Ergo Proxy

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Ergo Proxy
Cover of the limited edition DVD Set 1 released in 2012
Created byManglobe
Anime television series
Directed byShūkō Murase
Produced by
  • Akio Matsuda
  • Satoshi Fujii
  • Hiroyuki Kitaura
  • Takashi Kōchiyama
Written byDai Satō
Music byYoshihiro Ike
Licensed by
Original networkWowow
English network
Original run February 25, 2006 August 12, 2006
Episodes23 (List of episodes)
Centzon Hitchers and Undertaker
Written byYumiko Harao
Published byShogakukan
ImprintSunday GX Comics
MagazineMonthly Sunday Gene-X
Original runFebruary 18, 2006November 18, 2006

Ergo Proxy is a Japanese cyberpunk anime television series, produced by Manglobe, directed by Shūkō Murase and written by Dai Satō. The series ran for 23 episodes from February to August 2006 on the Wowow satellite network. It is set in a post-apocalyptic future where humans and AutoReiv androids coexist peacefully until a virus gives the androids self-awareness, causing them to commit a series of murders. Inspector Re-L Mayer is assigned to investigate, discovering a more complicated plot behind it that involves a humanoid species known as "Proxy" who are the subject of secret government experiments.

The series, which is heavily influenced by philosophy and Gnosticism, features a combination of 2D digital cel animation, 3D computer modeling, and digital special effects. After its release in Japan, the anime was licensed for a DVD release by Geneon Entertainment, with a subsequent television broadcast on Fuse in the United States. The show was also distributed to Australian, British and Canadian anime markets. Since its release, Ergo Proxy has received mostly favorable reviews which praised its visuals and themes.



The series is set in a post-apocalyptic, dystopian future. After an ecological disaster thousands of years prior rendered the outside world inhospitable towards life, domed cities were built as safe havens for the population. Inside these domes, one of which is Romdeau city (where the series takes place), humans and androids called AutoReivs coexist peacefully. Romdeau city government adopted a bureaucracy system, in which the government is divided between several entities such as the Intelligence Bureau, the Information Bureau, the Health & Welfare Bureau, and the Security Bureau, all under the control of the Administration Bureau led by an Administrator referred to as the "Regent".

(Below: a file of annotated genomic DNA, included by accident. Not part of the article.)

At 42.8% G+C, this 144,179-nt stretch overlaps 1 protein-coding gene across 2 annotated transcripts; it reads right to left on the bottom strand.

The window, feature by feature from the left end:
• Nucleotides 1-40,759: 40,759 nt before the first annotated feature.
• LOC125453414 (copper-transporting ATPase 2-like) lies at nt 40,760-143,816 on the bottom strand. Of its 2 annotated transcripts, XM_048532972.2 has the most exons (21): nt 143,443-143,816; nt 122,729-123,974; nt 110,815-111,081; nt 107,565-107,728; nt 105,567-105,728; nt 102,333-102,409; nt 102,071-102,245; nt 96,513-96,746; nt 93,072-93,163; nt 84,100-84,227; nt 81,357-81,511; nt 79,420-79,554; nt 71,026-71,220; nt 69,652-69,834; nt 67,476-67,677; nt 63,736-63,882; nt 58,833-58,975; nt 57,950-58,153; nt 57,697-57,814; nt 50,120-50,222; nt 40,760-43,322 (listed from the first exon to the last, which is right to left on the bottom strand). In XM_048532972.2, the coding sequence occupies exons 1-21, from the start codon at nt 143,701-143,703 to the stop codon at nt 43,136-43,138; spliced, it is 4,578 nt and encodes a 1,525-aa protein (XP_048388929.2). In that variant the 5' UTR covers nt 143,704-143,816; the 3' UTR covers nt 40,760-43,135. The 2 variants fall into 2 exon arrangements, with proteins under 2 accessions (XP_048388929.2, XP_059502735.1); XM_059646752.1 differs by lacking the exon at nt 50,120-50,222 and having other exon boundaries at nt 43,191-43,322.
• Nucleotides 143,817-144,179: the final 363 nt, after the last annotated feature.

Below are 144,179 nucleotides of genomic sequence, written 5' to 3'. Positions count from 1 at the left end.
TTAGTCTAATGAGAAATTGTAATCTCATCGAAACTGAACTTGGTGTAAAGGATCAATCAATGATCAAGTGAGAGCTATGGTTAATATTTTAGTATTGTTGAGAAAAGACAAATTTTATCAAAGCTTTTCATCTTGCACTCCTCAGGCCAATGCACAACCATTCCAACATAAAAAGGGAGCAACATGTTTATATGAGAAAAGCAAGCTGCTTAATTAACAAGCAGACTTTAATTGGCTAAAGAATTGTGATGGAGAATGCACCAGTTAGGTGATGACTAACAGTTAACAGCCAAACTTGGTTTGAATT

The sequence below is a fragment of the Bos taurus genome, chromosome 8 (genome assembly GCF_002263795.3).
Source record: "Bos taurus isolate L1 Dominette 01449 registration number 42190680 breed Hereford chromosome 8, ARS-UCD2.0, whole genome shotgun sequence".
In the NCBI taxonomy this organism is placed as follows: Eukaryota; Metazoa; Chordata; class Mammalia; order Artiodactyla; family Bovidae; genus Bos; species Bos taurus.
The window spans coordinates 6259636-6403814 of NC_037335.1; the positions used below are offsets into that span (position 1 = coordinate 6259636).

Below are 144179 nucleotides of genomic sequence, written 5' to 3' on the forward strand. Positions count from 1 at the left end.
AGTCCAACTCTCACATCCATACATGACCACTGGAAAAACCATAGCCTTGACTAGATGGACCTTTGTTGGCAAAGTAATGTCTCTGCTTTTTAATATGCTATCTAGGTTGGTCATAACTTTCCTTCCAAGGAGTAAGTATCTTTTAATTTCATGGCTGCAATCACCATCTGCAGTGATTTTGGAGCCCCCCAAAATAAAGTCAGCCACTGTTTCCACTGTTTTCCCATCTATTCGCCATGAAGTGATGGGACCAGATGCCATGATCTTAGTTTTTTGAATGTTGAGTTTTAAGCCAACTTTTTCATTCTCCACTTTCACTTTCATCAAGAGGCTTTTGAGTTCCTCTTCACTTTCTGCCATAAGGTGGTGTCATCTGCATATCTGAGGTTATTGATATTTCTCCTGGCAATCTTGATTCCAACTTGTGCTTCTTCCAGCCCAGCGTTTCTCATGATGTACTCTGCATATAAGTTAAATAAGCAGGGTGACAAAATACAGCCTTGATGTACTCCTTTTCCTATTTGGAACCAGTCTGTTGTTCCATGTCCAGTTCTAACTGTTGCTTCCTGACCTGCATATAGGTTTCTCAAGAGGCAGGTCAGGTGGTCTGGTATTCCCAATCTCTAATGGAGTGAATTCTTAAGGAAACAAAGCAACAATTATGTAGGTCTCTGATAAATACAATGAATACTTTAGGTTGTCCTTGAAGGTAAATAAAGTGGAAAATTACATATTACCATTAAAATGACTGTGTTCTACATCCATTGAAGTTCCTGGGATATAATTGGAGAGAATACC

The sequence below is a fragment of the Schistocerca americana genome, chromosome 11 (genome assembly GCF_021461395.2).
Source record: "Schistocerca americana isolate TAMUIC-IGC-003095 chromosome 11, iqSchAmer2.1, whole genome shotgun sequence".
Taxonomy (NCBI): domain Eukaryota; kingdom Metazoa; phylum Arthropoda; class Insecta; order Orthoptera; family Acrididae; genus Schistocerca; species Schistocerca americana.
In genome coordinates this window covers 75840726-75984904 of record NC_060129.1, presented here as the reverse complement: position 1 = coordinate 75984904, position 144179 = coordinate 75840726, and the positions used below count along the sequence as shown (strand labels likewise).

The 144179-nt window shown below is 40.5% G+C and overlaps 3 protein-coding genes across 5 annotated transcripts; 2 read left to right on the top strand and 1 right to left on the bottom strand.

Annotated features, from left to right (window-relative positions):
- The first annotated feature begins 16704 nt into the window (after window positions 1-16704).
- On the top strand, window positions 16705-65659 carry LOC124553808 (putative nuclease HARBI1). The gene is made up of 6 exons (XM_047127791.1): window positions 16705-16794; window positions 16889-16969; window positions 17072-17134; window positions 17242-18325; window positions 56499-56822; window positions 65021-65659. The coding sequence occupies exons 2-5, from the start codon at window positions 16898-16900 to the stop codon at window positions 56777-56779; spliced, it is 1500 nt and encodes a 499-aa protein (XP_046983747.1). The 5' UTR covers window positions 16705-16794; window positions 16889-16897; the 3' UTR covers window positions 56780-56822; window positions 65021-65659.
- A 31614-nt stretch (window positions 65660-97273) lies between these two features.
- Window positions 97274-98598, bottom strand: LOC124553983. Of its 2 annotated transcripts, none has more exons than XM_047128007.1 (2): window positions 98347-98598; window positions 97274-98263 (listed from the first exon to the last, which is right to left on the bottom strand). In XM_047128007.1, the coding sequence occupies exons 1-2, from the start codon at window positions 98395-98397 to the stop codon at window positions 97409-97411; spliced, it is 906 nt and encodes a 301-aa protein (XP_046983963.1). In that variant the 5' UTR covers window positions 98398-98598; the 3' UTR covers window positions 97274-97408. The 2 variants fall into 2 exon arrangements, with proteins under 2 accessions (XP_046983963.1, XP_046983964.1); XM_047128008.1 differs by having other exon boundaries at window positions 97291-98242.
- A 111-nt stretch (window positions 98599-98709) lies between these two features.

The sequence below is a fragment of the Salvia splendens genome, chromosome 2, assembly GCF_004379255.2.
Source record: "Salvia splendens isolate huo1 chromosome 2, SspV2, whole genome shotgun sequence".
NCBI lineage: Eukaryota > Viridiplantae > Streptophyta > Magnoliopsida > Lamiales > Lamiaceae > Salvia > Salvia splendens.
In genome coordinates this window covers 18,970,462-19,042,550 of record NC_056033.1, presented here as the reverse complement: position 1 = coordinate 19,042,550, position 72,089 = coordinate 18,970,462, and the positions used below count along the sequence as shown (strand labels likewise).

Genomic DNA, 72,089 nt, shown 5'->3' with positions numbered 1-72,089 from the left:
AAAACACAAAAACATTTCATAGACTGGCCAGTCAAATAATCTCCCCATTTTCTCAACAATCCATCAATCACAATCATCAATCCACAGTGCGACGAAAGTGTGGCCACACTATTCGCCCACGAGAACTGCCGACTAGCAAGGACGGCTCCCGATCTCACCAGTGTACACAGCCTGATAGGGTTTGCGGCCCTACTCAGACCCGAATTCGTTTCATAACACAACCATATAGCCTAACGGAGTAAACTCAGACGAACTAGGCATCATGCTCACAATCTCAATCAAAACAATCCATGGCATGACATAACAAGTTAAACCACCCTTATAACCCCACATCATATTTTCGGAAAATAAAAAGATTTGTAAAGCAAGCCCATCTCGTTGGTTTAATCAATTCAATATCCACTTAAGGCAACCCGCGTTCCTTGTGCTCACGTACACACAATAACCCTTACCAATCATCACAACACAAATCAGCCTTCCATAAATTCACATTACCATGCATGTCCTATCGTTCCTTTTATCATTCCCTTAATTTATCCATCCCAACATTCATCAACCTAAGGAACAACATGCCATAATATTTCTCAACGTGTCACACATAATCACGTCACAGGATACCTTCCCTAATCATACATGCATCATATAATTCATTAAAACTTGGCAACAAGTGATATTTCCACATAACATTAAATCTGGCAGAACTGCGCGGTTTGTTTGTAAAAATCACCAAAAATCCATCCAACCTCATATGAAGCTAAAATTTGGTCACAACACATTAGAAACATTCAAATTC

The primary AutoReiv types are referred to as either "Companion"—(AutoReivs who physically possess a human-like appearance)—or "Entourage"—(AutoReivs with a robotic appearance)—depending on their role. There are others designed for leisure or combat; AutoReivs seem to be constructed of varying degrees of bio-cybernetic complexity to fit their specific functions. The humans in the city are grown in artificial wombs but are still biologically related to their ancestors. Throughout the series, it is shown that the humans living in the domes believe they cannot reproduce naturally. Likewise, when a new person is grown, they are done so to fulfill a specific purpose, thus ensuring that person's role in society through a "raison d'être".


A series of murders committed by AutoReivs infected with the Cogito virus (which causes them to become self-aware) begins to threaten the delicate balance of Romdeau City's social order. Behind the scenes, the government has been conducting secret experiments on a mysterious humanoid life form called "Proxy"; these Proxy beings (often described as god-like and immortal) are said to hold the very key to the survival of humanity.

Re-l (pronounced /rˈɛl/ or "Ree-EL"; also represented by the spelling "R.E.A.L." in the Romdeau citizen database) Mayer, the Regent's granddaughter, is assigned to investigate the murders with her AutoReiv partner, Iggy. She encounters two unknown and highly powerful humanoids. She later learns that these humanoids are the Proxies. The other central character, an immigrant named Vincent Law, is revealed to be connected in some ways with the Proxies. After being hunted down, Vincent temporarily lives in a commune on the outside of the dome. During the massacre of the commune by Raul Creed of the Security Bureau, Vincent leaves the area for Mosk, his birthplace, in an attempt to recover his memories. Re-l later rejoins him to try to discover the truth behind the Proxies and the domes. It is revealed among other things that domes are all created by Proxies and cannot function without their presence within the domes.


It is set in the future. A group of robots become infected with something called the Kojiro [sic] virus, and become aware of their own existence. So these robots, which had been tools of humans, decide to go on an adventure to search for themselves. They have to decide whether the virus that infected them created their identity, or whether they gained their identity through their travels. This question is meant to represent our own debate over whether we become who we are because of our environment, or because of things that are inherent in us. The robots are all named after philosophers: Derrida and Lacan and Husserl.

Dai Satō[4]

Ergo Proxy was directed by Shūkō Murase with Dai Satō serving as chief writer and Naoyuki Onda as character designer.[5] The anime was originally announced at the MIP TV Trade Show in France as a 23-episode TV series.[6] Manglobe initially approached Shūkō Murase with a bare-bones vision for a futuristic detective thriller, which included the title, a plot outline for episodes 1–3 and a design concept for Romdeau. Beyond that they let him develop the idea towards a more existentialist slant.[7]

"There was almost too much freedom", he laughs. "A show slated to be on a commercial network carries restrictions according to the time slot", he explains. "Sponsors often have requests intended to help propel the work to hit status; and merchandising entails another set of requirements altogether. By comparison, all Ergo Proxy had to deal with was a DVD release and a TV broadcast over a pay satellite channel."[7]

When asked about how he devised the title Ergo Proxy, Satō simply replied "[I]t sounds cool".[8] Murase explained he originally wanted to use the concept of everyone having another self inside of themselves: the idea that there are two personalities inside a person and noted that René Descartes' phrase "cogito, ergo sum" was the inspiration for it. Satō stated that they originally did not want to explicitly express the concepts of Gnosticism in the anime. However, their personal beliefs ended up reflecting the ideas of Gnosticism and realized how well these terms fit and decided to use them.[9]